Topic: Will

Will Of Lionell Chute

The will of Lionell Chute of Ipswich, dated 4: 7 mo: 1644, was proved in court at Ipswich 7: 9 mo: 1645. The original instrument has not been found, and the following copy is from the record in Ipswich deeds, book i, leaf 15. The fourth day of the eleventh month Anno Dm 1644 I Lionell Chute of the Towne of Ipfwch in New England Schoolmafter doe make & ordayne this my laft will & Teftament (revoking all form wills by me made.) Item I give vntd Rofe my wife for terme of her naturall life, all this my dwelling

Will of Richard Woodman

The nuncupative will of Richard Woodman of Lynn was sworn to in Salem quarterly court 30: 10: 1647. The following is a copy of the original on file in the office of the clerk of courts at Salem, volume I, leaf 89. The will of Richard Woodman of the Towne of Lynn defeced [deceased] as foloweth [follows] Being fpoken [spoken] to by Nicholas (Potter) to make his will Paid that he would make his will and being asked by John Gillow too whome [whom] he would giue [give] his goods faid [said] that he would giue [give] fower [four] pounds

Will of John Lowell

The following is a copy of the will of John Lowell of Newbury transcribed from the ancient copy on file in the probate office in Boston. It was proved 27: 8: 1647. The Laft [last] will & Teftament [Testament] of John Lowle Late of Newberry deceafed [deceased] made this nine & twentieth of the fowrth [forth] mounth 1647. That I John Lowle of Newberry beeing in Pfect [perfect] vnderstanding [understanding] knowing my ffrailty [frailty] doe [do] declare this to bee [be] my last will & Tefament [testament]; ftedfaftly [faithfully] beleiveing that when I goe [go] hence I shall reft [rest]

Will Of Robert Hunter

The will of Robert Hunter, dated 5: 6mo: 1647, was proved in the Ipswich court 28: 7: 1647. The following copy is taken from the record contained in the Ipswich Deeds, volume 1, leaf 25, the original being missing. This 5th of the 6th month 1647. I Robert Hunter weak of body but of pfect memory prayfed be god doe make & ordayne this to be my laft will & Teftament. firft all my debts being paid I leave my howfe & lott to my wife Mary Hunter for Terme of her life. Item all my goods within the howfe

Will Of Richard Bartlett

The nuncupative will of Richard Bartlett, sr., of Newbury, was proved in the Ipswich court 28: 7: 1647. The following is a copy of the same as recorded in the Ipswich Deeds, volume I, leaf 25. The testimony of William Titcombe & Anthony Somersby concerning the last will & testament of Richard Bartlett fen of Newbury deceased the 20th of May 1647. About a month before he deceased we being with him & two of his sonnes being prfent he being very ill & had been weak all the spring finding in himself that he was not like to continue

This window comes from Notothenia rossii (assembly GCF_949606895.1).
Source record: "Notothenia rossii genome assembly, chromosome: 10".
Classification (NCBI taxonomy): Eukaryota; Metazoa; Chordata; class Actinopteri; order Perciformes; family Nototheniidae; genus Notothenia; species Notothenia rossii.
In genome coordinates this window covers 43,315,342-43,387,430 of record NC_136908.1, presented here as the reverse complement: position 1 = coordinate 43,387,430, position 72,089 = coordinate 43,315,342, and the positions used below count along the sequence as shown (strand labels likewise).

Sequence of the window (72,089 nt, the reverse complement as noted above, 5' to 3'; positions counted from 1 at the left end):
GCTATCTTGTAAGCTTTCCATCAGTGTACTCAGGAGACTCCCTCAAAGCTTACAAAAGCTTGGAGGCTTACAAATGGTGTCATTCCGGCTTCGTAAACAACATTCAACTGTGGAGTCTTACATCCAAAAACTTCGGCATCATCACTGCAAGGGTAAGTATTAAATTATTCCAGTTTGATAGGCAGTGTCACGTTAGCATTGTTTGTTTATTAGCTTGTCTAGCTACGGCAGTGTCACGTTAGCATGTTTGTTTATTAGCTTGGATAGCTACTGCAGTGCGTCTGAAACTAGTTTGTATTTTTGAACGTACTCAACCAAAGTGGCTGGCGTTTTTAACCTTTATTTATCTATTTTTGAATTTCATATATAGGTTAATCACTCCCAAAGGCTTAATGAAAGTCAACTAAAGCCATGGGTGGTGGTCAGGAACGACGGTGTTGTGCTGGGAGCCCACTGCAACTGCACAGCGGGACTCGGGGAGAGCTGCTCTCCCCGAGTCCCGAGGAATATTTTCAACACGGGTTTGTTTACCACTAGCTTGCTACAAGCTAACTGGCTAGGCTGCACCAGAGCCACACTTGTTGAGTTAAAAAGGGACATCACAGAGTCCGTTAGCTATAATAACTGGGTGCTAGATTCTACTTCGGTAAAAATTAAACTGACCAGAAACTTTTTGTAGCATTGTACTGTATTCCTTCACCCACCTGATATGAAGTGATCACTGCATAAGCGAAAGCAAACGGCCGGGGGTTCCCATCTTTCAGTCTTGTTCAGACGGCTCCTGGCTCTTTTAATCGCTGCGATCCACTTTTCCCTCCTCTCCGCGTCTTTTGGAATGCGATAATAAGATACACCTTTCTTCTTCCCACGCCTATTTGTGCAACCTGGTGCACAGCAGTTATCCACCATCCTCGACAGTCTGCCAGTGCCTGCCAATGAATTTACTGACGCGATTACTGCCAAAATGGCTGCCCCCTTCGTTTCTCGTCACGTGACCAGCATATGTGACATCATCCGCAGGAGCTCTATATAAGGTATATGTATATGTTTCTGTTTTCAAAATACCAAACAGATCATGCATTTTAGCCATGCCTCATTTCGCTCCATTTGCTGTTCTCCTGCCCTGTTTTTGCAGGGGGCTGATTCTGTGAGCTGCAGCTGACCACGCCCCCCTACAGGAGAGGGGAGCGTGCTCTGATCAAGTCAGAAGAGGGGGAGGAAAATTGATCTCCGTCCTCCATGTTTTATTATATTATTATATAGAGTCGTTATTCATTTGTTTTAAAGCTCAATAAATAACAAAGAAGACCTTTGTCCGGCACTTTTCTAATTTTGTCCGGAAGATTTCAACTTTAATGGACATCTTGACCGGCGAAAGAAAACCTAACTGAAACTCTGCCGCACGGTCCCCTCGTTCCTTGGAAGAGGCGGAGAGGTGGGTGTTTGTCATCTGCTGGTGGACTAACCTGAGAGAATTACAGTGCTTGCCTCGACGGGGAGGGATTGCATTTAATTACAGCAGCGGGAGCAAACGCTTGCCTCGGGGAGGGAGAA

Genealogy of John Peter Stoneburner

John Peter Stoneburner, fifth child of Johann Peter and Susanna Stoneburner, was born in Virginia before his parents moved to Morgan Co., Ohio. It was probably in Ohio that he married Catherine sometime around 1810. On the 12th of October 1879-john Stoneburner wrote his will. It read: “In the name of the Benevolent Father of all, I, John Stoneburner of the State of Ohio and of the County of Morgan, do make and publish this my Last will and testament Item 1st–I wish my Beloved Wife to remain on the Farm and in the House where we now reside and

Genealogy of Samuel Austin

Samuel, only surviving son of Henry and Elizabeth Lyles Austin, continued living in Calvert County, Maryland. By 1730, Samuel was married to Elizabeth Marshall, daughter of Thomas and Margaret Marshall. They had eleven surviving children when Samuel’s will was written in 1763. Some of their children moved to Virginia, specifically Albemarle County. Samuel Austin’s will of 1763 read: “In the name of God amen. I Samuel Austin of Calvert County in the province of Maryland, planter being in good health of body and of sound anal perfect mind and memory, I do make and ordain this my last will and

Genealogy of Henry Austin

Austin as a surname is a variation of Augustine or Augustus. The Austin line enters the Spracklin line with the marriage of George E. Spracklin to Grace Belle Austin on 29 March 1903. There have been several Austin coats of arms granted as early as 1660 but many of the lines have died out. This particular Austin line came early to Calvert Co., Maryland. They were planters, that is, owners of plantations and more than likely raised tobacco on the land there. To help them with their plantations, they owned slaves as evidenced by wills. And it is quite possible,

Walter Woodworth

Walter Woodworth came from Kent Co., England, to Scituate, Mass., 1635. Was assigned the third lot on Kent St., which runs along the ocean front, at the corner of Meeting House Lane, and there he built a house. In that year he owned other land, a tract on the First Herring Brook not far below Stockbridge Mill, where afterwards stood the residence of the poet Samuel Woodworth, and another tract on Walnut Tree Hill, just west of the present Greenbush or South Scituate R. R. Station, which was in early times called Walter Woodworth’s Hill, and in 1666 he became

Mark Haskell Fourth Generation

MARK4 (Mark,3 Marks2 Mark1), baptized March 16, 1729; d. Aug. 29, 1811; lived at the ferry. He first learned the earthern-ware business at Danvers ; but through dislike of his occupation he removed back to Marblehead, and assumed that of a shoreman. Aug. 29, 17555, he sold to Susannah, widow of Mark Haskell, his father, a house and land, bounded S. W. on the street by the new meeting-house (now Unitarian), 28 feet S. on Strikers land, E. 011 Batchelder’s land, Mark to a stake &c., leaving 22 feet on land of said 13 inches from the south corner of